They focus on the joy of the journey as much as that of the destination – Self-actualized people typically have concrete and clear-set goals and purposes. In fact, having a life purpose is another important trait of self-actualized individuals. However, they don’t view the journey to those goals as merely being a means to an end. They immerse themselves in the journey and find joy at every stage instead of focusing only on the final destination.

They are motivated by learning and growth – Self-actualized people’s needs are beyond the basic physiological and psychological requirements of food, clothing, shelter, protection, love, etc. They want to get increasingly better at what they do and achieve enhanced levels of perfection in their own style. They are ever ready to get out of their comfort zone to learn and grow.

They show gratitude and humility – Self-actualized people don’t take anything for granted and are grateful even for the smallest blessings in their lives. This sense of gratitude keeps their awe and wonder for the universe alive always, helping them achieve peak experiences frequently.

They are also very humble and acknowledge that compared to the universe outside; they know very, very little. This sense of humility helps them learn from anyone who is a willing teacher. Each lesson learned takes them closer to self-actualization.

Self-actualization can, therefore, be described as the psychological process that helps each of us achieve our maximum potential. Each person’s potential may vary. However, every human being should try to achieve his or her maximum potential, which is what self-actualization, is all about.

With self-actualization, we achieve the peak of our social, creative, and intellectual potential. As each person’s potential is unique, the path of achieving self-actualization is also different for each individual. So, as Abraham Maslow said in his definition of self-actualization, it is that that makes tells a musician that he must make music, or that tells a writer that he must write, that tells an actor he must act, an artist to create, and so forth.

Self-actualization is connected with multiple elements including the pursuit of excellence, achieving a high state of well-being, hope, happiness, and positivity. It is important to note here that self-actualized people are not perfect. They are people who are trying their hardest to become the best version of themselves.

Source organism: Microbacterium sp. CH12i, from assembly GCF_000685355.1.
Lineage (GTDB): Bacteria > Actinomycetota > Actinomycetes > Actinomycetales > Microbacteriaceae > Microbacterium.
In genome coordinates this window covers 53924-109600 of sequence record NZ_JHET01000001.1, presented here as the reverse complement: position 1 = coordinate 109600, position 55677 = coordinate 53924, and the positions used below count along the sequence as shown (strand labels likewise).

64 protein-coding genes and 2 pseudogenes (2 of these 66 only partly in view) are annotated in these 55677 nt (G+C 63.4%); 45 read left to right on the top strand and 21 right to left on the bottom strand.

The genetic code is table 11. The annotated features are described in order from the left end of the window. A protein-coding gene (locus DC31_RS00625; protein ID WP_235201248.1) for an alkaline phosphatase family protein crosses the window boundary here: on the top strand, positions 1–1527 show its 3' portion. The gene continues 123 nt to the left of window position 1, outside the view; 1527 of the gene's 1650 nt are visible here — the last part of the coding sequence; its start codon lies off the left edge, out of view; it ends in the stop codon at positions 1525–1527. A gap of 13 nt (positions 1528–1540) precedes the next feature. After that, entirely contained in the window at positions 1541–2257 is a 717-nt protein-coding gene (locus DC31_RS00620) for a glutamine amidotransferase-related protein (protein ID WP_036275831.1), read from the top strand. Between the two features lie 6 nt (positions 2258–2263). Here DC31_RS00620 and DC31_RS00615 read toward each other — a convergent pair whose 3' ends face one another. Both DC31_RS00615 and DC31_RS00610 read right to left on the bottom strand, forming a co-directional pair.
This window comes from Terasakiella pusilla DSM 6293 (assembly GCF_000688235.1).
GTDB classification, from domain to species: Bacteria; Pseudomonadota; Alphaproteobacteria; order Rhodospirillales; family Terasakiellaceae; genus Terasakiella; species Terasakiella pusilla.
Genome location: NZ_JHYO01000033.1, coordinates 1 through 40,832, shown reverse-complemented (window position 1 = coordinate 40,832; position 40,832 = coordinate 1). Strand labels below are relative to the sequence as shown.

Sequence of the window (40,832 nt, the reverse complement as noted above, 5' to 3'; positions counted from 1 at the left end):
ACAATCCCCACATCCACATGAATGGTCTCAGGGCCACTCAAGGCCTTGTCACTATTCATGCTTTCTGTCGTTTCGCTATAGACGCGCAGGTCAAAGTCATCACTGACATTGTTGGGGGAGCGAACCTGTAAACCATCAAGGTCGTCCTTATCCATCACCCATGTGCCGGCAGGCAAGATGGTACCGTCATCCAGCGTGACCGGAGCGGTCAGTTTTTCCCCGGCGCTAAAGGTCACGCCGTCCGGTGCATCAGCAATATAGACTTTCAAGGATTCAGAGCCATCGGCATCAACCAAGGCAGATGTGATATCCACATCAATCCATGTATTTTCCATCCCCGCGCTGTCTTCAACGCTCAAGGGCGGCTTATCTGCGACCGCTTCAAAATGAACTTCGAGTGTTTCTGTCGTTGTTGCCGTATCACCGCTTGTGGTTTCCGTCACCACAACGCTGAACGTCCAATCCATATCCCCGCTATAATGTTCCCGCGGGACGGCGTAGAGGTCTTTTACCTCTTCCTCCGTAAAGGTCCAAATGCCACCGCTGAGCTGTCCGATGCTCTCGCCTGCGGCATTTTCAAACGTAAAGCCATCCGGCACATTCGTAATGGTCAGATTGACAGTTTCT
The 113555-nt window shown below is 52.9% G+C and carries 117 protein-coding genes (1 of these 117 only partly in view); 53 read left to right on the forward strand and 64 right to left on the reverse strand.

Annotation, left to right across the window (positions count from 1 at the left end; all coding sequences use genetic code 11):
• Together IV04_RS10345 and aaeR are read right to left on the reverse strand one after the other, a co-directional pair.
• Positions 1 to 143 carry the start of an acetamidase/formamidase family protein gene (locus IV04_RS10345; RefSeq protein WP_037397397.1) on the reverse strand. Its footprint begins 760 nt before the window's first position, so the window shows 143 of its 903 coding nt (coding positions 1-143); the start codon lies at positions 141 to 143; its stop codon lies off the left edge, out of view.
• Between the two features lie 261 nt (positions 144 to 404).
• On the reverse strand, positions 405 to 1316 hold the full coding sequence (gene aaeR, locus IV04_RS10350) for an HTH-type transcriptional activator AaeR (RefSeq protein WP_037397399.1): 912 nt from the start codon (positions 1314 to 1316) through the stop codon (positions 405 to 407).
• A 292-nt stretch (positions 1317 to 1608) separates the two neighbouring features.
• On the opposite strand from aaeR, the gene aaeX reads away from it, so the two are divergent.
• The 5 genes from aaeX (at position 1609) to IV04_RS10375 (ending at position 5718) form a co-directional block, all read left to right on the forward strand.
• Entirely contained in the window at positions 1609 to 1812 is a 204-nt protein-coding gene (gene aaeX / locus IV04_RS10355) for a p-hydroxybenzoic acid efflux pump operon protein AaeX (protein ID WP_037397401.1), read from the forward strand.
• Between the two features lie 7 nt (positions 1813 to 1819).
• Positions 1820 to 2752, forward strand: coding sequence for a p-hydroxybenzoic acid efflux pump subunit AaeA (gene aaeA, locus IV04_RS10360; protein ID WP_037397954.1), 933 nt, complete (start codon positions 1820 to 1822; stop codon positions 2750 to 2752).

Get the Audiobook Self-Actualization ===> HERE

Get a paperback of the book “Self-Actualization” and get a free ebook copy ===> HERE

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16 COMMENTS

  1. Good morning, Although I am familiar with Malso Hierarchy of Needs, this blog post held new information “Characteristics of Self-Actualized People” that I was glad to receive. Thank you for for sharing this information. I would like to thank you as well for liking my latest blog post “The Best of You Pearl ??”. It meant so much to me. Have a lovely day ?

  2. I first heard the term “self-actualization” through Dr Wayne W. Dyer’s work. This was probably sometime in 1996, perhaps a year into my recovery. Dyer often stated it was his life’s work to expand and spotlight Maslow’s teachings and ideas with one significant difference, Dyer believed people could choose to become “self-actualized” whereas Maslow felt those with such “gifts” were predisposed to the structure as he laid it out.
    I feel one of the biggest differences, what separate humans from every other animal on earth, is that we can choose to evolve, that is, we have the ability to supersede our instincts. Many of the qualities of those who make a conscious decision to step beyond their basic programming are indeed listed in Maslow’s observations. The idea intrigued me; how far could I take this? What would happen if I opened my mind to the traits, tendencies, and honestly, ethics of those who fell under the definition of this rare breed of mankind?
    Some were easy for me, and more than likely already being subconsciously practiced or maybe embedded from birth. My sense of humor (see entry number 106. The Seventh Sense on my blog) is partially based on laughing at myself AND definitely refusing to laugh at the misfortune of others. In fact, I (gently) point this out to others when my acquaintances try and share such drivel.
    As far as privacy and solitude are concerned I, for one, have never felt lonely. I have no idea what it feels like and must say it seems like I’m damn lucky in this aspect. There were YEARS of solitude in my life, and while I wanted companionship, I was never depressed or angry if it wasn’t there. I’m just as comfortable with others as I am alone in a room with my own thoughts. I’ve never felt there was “someone out there” to make me feel whole. Even on my worst days of using (up to two fifths of vodka a day towards the end) I still convinced I was 100% complete, if that makes any sense
    The problem-solving thing… WOW. MacGyver is my hero. I see EVERY conundrum as an equation waiting to be discovered, I have fun with this and it’s a great skill. I could go on with how I align with each idea as put forth by Maslow, but there’s really no need. I know where I stand and am indeed “independent of the good opinions of others.” I talk about this in entry number 27 on my blog which address a very septic part of becoming self-actualized.
    A few years ago, someone I was working with said I was the most self-actualized person they’d ever met. This was perhaps the highest complement I’d ever heard, not because I let it inflate my ego, but because I knew, as did they, what it meant and the significance of such an observation. Not many do, and that’s too bad.
    I’m glad you are spreading the word. It’s a wonderful way to live, free from the chains of excuse and blame so many insist on carrying throughout their lifetimes. Thank you for sharing and I look forward to your continued message.